French in stores. The children demonstrated a good awareness of how rules shift depending on place and people. They manage those transitions and movements expertly. And they know it and are proud of it. My findings suggest that young children have an explicit awareness of their own language repertoires, are extremely proud of them, and also know that everyone in their family has a very distinct repertoire.
Instead of rules, ideologies of language were revealed instead. My participants often discussed ideologies about who should use what language, and in what place. There were a few instances where rules came up. I am thinking particularly of one participant who worked in a corporate business firm. She had francophone clients that she was expected to speak French with.
Overall, I found that my participants wanted their language choice to be a choice. Even if the outcome was the same e. Casey : I think that many of the realities of our research speak back to the experience of living in an intercultural province within a larger multicultural national framework and the ways in which multilingual citizens live and language across dominant language policies.
What we see in our polyvocal reflections is that individuals make use of language resources differently and agentively in and across their social contexts and spaces and that this is always informed by ideologies; this is met with either resistance to or alignment with top-down rules. In all our work, we have found a strong sense of agency in individuals to negotiate and perform language identities that do not always align with official policy frameworks. In the next section, we frame our discussion of key insights from the polyvocal reflections around our theoretical stance that draws on intersections of three aspects of language policy practices, ideologies, management and interculturalism.
In order to bring to light such understandings, we posed the following questions:.
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There is clearly a diversity of issues that were revealed across our various research projects and that also intersect: the fluidity of language practices and identities, race, visuality, individual agency, explicit local strategies for language management, and public dissent. We discovered that space and context affect language ideologies, practices, and rules.
For example, Alison noted that the children in her study understood what fixed language rules were, but they also engaged in fluid language practices in their different social spaces. In other words, their language practices were shaped by the space and context that they inhabited in any given moment. With respect to language management, it is evident that language rules manifest in ways that are sometimes unpredictable and problematic.
Emerging from our discussion, the different ways that language rules can manifest were revealed.
Through the stories told and reflected on here, we see that language rules are much more than policy; rather, language rules can manifest in ways that can be ideological, formal as in educational settings regarding language of instruction , as well as technical and rules related to lexis and syntax. Further to this, Sumanthra touched on how mechanical rules of language can be used as markers of belonging and identity, especially in terms of how heritage language learners feel accepted in their communities and their identity.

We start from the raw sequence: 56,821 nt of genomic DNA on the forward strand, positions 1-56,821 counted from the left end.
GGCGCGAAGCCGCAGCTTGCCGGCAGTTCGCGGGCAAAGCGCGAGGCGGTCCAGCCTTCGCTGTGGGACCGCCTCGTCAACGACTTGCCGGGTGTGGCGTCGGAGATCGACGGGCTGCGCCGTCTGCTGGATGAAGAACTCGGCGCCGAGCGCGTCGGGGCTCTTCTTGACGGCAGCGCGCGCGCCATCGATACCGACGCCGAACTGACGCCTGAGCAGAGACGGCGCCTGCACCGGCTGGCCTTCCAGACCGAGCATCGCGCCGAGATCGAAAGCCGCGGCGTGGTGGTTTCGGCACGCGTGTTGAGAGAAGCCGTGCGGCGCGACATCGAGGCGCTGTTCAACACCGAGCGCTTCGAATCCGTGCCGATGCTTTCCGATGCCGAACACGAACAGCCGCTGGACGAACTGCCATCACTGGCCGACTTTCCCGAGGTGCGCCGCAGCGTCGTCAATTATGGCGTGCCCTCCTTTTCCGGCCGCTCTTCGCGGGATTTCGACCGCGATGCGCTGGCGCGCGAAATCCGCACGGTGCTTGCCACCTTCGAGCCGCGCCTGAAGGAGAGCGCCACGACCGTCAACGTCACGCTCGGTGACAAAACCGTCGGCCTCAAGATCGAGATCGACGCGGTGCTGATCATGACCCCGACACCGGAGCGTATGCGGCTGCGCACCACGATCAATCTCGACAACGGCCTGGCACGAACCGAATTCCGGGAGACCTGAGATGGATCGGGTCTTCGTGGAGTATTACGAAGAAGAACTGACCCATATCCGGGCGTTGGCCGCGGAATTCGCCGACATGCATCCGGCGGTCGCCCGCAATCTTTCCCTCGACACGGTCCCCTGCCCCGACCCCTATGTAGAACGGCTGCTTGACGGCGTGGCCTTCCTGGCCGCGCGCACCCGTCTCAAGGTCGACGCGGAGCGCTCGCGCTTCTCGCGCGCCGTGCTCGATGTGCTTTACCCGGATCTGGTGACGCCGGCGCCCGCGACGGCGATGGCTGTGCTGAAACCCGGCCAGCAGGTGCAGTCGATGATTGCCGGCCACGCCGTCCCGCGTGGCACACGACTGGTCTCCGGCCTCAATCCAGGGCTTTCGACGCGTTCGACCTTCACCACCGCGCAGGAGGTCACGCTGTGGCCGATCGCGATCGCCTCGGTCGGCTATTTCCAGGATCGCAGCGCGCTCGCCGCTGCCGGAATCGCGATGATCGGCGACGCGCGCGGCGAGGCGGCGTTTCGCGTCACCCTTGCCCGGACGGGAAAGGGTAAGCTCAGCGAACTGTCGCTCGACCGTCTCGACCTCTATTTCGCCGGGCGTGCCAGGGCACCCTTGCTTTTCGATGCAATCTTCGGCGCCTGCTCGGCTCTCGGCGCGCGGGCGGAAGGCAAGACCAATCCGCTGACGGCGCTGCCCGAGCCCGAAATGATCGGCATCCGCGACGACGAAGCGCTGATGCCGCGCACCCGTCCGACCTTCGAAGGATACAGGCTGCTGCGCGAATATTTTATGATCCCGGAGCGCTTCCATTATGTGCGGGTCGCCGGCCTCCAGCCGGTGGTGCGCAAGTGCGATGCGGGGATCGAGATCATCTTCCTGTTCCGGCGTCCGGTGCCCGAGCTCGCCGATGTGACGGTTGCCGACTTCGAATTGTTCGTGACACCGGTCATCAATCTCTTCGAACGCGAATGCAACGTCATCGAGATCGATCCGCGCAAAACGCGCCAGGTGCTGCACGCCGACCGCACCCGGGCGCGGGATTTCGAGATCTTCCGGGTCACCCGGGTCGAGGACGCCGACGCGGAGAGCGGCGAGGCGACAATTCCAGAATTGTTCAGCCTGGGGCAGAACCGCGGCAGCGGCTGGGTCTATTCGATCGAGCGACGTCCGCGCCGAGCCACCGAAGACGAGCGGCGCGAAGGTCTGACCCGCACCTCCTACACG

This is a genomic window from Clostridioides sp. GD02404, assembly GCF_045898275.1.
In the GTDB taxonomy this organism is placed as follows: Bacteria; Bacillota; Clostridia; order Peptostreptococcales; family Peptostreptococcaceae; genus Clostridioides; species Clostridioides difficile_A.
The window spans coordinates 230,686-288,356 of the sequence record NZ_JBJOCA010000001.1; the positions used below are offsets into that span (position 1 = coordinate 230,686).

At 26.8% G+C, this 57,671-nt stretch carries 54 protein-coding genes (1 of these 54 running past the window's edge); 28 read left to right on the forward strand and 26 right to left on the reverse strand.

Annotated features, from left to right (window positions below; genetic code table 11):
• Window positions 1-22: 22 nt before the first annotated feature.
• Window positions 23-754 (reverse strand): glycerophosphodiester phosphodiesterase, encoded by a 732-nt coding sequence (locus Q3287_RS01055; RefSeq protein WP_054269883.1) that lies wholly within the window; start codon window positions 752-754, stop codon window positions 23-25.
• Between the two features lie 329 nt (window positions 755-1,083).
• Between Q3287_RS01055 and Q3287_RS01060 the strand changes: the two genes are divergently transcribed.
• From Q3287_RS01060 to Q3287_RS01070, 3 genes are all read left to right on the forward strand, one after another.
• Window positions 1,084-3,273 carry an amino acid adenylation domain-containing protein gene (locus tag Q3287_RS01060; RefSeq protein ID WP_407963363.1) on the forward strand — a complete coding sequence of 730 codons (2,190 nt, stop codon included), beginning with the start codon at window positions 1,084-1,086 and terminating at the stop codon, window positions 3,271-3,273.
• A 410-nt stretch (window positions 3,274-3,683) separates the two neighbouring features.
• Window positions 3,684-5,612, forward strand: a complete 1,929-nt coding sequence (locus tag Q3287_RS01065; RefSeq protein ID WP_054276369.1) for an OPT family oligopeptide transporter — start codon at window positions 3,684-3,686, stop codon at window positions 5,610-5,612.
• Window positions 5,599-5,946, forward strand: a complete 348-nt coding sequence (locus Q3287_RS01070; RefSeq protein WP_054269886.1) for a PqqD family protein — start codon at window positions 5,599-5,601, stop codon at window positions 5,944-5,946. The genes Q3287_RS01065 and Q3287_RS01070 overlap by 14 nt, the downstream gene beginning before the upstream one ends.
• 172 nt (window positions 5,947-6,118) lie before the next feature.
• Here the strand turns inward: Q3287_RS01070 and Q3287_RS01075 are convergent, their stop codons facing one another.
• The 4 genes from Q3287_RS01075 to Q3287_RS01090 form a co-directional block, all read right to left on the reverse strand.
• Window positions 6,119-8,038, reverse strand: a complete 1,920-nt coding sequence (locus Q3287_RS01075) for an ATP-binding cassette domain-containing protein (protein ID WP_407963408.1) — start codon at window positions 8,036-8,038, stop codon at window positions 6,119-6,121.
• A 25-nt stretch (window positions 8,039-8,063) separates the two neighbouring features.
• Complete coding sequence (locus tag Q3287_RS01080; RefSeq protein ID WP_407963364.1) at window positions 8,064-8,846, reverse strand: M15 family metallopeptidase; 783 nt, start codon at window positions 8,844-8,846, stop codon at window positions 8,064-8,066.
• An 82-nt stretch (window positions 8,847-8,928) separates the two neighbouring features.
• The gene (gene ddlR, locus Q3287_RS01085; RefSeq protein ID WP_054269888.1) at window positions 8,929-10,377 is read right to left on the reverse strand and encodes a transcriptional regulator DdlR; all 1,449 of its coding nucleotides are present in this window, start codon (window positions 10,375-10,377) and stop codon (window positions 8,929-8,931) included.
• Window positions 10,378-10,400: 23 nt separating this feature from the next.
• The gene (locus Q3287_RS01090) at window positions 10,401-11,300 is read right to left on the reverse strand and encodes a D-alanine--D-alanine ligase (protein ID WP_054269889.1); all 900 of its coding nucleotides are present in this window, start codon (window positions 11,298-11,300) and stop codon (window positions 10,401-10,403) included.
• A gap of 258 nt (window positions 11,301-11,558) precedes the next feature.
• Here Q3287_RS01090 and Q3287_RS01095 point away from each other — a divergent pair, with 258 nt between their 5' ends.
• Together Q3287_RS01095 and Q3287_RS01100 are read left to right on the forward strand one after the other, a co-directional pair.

Sumanthra made us wonder how heritage language learners who break the rules of grammar, for example, might be affected. She talked about how the children in her study expertly managed these rules through code-switching. How do individuals outside of urban centres language within, around, and speak back to interculturalism and language policy? As scholars engaged in living and researching issues of belonging, identity, language, and diversity, we suggest that multilingual citizens manage their language practices differently depending on their audience and depending on where they are speaking.
What, we wonder, gives us permission to privilege particular language practices in particular areas, even when these practices work against existing language policies? As citizens operating within this intercultural context, we learn about the spaces where dominant language practices belong, and the different spaces where we are permitted to draw on our multilingual resources. Instead, we find, in all our projects, instances of individual agency, resistance, and creativity.
Whether the policy context for local living and languaging bears an intercultural or multicultural label is less important than the commonalities across contexts. Only a high-resolution, close-up look will reveal what is really happening as individuals fashion languaging practices to suit their ever-changing, often very challenging surroundings. Abdallah-Pretceille, M. Paris: Economica, Antropos.
Arnold, C. Polyvocal ethnography as a means of developing inter-cultural understanding of pedagogy and practice. Burawoy, M. Revisits: An outline of a theory of reflexive ethnography. American sociological review , Burkholder, C. My neighbourhood is multilingual.https://kinun-houju.com/wp-content/vibiwymo/3636.php
Also, best. Crump, A. Unpublished doctoral dissertation. McGill University. Mirvahedi Eds. London: Routledge. Cummins, J. A proposal for action: Strategies for recognizing heritage language competence as a learning resource within the mainstream classroom. Modern Language Journal , Bilingual education in the 21st century: A global perspective. Malden, MA: Wiley-Blackwell. Gergen, K.
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Bilingualism as ideology and practice. Heller Ed. New York: Palgrave Macmillan. Lamarre, P. Schecter Eds.
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